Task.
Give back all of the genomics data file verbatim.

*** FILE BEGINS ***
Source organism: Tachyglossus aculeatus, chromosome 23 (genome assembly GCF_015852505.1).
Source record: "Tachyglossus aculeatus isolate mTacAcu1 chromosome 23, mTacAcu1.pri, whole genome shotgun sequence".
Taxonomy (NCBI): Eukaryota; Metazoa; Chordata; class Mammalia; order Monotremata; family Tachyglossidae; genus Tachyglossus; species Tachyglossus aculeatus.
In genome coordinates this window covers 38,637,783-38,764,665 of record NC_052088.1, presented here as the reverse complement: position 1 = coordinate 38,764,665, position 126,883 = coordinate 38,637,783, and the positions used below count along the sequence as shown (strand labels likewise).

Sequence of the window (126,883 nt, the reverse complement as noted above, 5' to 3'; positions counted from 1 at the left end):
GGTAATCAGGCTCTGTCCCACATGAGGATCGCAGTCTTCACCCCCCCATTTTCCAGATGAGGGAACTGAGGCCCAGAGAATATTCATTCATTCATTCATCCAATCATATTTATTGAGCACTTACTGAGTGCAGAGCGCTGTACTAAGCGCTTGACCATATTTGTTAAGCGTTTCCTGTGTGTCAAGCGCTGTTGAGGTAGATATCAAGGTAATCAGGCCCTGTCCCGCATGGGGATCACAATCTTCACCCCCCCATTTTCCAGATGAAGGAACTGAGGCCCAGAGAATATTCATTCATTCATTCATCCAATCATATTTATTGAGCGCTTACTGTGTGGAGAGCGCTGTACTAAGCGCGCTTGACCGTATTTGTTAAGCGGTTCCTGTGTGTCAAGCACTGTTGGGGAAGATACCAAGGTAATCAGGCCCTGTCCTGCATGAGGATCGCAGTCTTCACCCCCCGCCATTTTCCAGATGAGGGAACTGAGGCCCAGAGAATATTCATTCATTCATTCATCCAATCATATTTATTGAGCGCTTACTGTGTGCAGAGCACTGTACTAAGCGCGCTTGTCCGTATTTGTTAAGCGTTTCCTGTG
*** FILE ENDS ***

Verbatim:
Source organism: Tachyglossus aculeatus, chromosome 23 (genome assembly GCF_015852505.1).
Source record: "Tachyglossus aculeatus isolate mTacAcu1 chromosome 23, mTacAcu1.pri, whole genome shotgun sequence".
Taxonomy (NCBI): Eukaryota; Metazoa; Chordata; class Mammalia; order Monotremata; family Tachyglossidae; genus Tachyglossus; species Tachyglossus aculeatus.
In genome coordinates this window covers 38,637,783-38,764,665 of record NC_052088.1, presented here as the reverse complement: position 1 = coordinate 38,764,665, position 126,883 = coordinate 38,637,783, and the positions used below count along the sequence as shown (strand labels likewise).

Sequence of the window (126,883 nt, the reverse complement as noted above, 5' to 3'; positions counted from 1 at the left end):
GGTAATCAGGCTCTGTCCCACATGAGGATCGCAGTCTTCACCCCCCCATTTTCCAGATGAGGGAACTGAGGCCCAGAGAATATTCATTCATTCATTCATCCAATCATATTTATTGAGCACTTACTGAGTGCAGAGCGCTGTACTAAGCGCTTGACCATATTTGTTAAGCGTTTCCTGTGTGTCAAGCGCTGTTGAGGTAGATATCAAGGTAATCAGGCCCTGTCCCGCATGGGGATCACAATCTTCACCCCCCCATTTTCCAGATGAAGGAACTGAGGCCCAGAGAATATTCATTCATTCATTCATCCAATCATATTTATTGAGCGCTTACTGTGTGGAGAGCGCTGTACTAAGCGCGCTTGACCGTATTTGTTAAGCGGTTCCTGTGTGTCAAGCACTGTTGGGGAAGATACCAAGGTAATCAGGCCCTGTCCTGCATGAGGATCGCAGTCTTCACCCCCCGCCATTTTCCAGATGAGGGAACTGAGGCCCAGAGAATATTCATTCATTCATTCATCCAATCATATTTATTGAGCGCTTACTGTGTGCAGAGCACTGTACTAAGCGCGCTTGTCCGTATTTGTTAAGCGTTTCCTGTG